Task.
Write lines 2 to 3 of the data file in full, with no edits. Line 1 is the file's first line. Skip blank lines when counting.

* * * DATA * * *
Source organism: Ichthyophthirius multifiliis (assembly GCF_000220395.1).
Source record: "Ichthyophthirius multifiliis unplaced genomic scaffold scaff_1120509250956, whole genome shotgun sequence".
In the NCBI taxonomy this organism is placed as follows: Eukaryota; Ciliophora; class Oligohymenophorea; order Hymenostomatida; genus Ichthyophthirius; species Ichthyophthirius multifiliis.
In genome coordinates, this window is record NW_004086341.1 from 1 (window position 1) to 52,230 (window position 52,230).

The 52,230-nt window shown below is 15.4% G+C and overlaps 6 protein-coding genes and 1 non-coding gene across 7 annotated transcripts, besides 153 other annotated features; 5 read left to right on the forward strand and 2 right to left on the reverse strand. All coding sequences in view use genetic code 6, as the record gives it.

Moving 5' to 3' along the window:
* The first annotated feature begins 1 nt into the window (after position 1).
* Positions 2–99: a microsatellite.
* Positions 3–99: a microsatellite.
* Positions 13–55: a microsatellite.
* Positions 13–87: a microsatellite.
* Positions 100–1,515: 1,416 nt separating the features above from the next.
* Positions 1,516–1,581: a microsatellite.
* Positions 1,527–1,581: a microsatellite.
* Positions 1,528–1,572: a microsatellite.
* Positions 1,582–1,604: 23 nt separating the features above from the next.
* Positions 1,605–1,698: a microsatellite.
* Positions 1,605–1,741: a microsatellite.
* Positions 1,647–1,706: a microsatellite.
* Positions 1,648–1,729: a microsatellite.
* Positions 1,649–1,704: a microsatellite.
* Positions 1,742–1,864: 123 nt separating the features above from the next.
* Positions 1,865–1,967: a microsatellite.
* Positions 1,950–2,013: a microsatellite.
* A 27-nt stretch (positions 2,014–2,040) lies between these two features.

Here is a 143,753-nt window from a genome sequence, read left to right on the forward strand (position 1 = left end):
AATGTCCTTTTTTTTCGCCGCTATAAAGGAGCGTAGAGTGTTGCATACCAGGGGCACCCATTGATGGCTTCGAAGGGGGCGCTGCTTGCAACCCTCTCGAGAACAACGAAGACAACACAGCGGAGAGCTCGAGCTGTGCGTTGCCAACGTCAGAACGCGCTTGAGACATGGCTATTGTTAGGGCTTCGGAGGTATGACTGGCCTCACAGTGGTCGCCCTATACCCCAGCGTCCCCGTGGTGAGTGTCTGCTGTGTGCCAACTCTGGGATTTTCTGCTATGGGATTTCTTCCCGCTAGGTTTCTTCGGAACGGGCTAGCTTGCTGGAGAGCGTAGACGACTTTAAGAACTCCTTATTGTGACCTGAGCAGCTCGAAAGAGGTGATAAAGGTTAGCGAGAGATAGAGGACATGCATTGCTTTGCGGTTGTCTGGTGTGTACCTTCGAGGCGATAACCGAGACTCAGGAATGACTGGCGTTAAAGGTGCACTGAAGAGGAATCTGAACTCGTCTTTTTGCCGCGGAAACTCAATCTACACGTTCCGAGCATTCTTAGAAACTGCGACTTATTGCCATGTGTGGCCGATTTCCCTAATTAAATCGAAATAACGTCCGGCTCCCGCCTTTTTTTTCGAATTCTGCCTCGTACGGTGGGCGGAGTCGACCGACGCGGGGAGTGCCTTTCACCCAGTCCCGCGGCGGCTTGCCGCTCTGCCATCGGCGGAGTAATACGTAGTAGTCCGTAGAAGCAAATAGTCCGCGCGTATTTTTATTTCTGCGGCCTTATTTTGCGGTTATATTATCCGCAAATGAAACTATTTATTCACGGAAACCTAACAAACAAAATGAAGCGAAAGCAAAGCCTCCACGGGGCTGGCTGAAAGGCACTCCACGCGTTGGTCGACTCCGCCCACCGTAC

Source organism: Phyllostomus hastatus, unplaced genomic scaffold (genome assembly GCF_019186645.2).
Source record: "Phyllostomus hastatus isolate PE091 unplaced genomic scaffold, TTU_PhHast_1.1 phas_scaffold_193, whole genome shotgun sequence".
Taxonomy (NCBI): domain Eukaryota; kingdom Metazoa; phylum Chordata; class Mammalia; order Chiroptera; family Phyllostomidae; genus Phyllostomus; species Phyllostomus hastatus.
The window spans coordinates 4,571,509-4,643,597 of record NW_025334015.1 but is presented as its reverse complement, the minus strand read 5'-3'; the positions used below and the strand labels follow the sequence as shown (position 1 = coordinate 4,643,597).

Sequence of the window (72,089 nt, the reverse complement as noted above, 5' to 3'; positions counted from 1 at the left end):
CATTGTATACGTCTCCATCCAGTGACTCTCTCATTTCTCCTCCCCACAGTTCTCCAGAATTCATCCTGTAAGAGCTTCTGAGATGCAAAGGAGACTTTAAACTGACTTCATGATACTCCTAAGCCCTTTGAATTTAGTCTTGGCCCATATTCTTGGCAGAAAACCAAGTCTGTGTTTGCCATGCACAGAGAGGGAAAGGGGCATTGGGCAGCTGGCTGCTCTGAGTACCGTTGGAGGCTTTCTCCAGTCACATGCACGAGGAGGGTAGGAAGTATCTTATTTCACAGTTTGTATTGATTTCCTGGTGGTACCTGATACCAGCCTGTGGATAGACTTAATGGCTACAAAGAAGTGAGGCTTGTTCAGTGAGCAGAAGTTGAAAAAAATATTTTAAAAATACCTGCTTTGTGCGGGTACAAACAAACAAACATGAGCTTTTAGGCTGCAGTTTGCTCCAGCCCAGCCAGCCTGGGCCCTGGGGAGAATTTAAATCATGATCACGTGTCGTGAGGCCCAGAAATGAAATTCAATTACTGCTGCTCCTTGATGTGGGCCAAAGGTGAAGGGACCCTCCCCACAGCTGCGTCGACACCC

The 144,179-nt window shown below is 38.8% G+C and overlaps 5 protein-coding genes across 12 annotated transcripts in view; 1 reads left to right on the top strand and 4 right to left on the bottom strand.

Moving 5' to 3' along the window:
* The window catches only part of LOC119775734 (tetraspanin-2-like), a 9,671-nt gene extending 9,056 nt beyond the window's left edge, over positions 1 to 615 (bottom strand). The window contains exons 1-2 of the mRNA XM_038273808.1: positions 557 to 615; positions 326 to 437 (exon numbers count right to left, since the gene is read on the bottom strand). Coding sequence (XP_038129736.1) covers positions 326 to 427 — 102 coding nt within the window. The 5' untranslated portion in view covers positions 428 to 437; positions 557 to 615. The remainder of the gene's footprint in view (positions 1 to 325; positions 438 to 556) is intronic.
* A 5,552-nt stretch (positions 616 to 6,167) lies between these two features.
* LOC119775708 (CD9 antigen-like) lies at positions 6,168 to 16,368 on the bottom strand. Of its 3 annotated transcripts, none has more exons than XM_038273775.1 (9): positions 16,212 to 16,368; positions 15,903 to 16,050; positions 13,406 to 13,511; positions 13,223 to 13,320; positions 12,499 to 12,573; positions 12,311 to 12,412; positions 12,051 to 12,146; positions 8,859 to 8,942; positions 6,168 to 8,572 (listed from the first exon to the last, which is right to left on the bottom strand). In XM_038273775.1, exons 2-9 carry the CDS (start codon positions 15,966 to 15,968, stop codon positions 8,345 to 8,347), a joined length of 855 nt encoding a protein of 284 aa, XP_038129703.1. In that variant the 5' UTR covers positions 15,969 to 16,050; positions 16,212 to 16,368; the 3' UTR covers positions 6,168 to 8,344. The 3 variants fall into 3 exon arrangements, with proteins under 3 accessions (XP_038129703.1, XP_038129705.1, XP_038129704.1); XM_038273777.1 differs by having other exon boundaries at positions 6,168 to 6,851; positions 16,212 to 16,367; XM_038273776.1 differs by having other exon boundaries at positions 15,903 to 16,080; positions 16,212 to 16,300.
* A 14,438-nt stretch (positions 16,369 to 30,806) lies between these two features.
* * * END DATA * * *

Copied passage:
Source record: "Ichthyophthirius multifiliis unplaced genomic scaffold scaff_1120509250956, whole genome shotgun sequence".
In the NCBI taxonomy this organism is placed as follows: Eukaryota; Ciliophora; class Oligohymenophorea; order Hymenostomatida; genus Ichthyophthirius; species Ichthyophthirius multifiliis.